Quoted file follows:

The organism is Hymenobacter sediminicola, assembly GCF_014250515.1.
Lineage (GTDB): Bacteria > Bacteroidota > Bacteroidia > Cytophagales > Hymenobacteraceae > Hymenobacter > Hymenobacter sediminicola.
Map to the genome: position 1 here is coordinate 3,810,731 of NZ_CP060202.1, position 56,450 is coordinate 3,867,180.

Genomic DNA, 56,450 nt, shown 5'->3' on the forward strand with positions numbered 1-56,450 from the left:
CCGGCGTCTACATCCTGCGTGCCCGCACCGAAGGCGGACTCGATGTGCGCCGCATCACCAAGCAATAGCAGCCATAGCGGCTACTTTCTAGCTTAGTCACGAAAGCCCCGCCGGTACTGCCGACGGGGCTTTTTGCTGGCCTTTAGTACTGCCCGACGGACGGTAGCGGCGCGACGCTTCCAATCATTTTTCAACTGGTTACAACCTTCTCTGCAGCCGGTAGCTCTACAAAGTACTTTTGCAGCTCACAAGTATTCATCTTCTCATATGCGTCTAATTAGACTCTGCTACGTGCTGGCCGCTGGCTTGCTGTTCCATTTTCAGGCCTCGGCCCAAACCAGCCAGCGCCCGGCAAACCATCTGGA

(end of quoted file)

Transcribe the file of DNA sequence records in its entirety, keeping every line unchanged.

The organism is Hymenobacter sediminicola, assembly GCF_014250515.1.
Lineage (GTDB): Bacteria > Bacteroidota > Bacteroidia > Cytophagales > Hymenobacteraceae > Hymenobacter > Hymenobacter sediminicola.
Map to the genome: position 1 here is coordinate 3,810,731 of NZ_CP060202.1, position 56,450 is coordinate 3,867,180.

Genomic DNA, 56,450 nt, shown 5'->3' on the forward strand with positions numbered 1-56,450 from the left:
CCGGCGTCTACATCCTGCGTGCCCGCACCGAAGGCGGACTCGATGTGCGCCGCATCACCAAGCAATAGCAGCCATAGCGGCTACTTTCTAGCTTAGTCACGAAAGCCCCGCCGGTACTGCCGACGGGGCTTTTTGCTGGCCTTTAGTACTGCCCGACGGACGGTAGCGGCGCGACGCTTCCAATCATTTTTCAACTGGTTACAACCTTCTCTGCAGCCGGTAGCTCTACAAAGTACTTTTGCAGCTCACAAGTATTCATCTTCTCATATGCGTCTAATTAGACTCTGCTACGTGCTGGCCGCTGGCTTGCTGTTCCATTTTCAGGCCTCGGCCCAAACCAGCCAGCGCCCGGCAAACCATCTGGA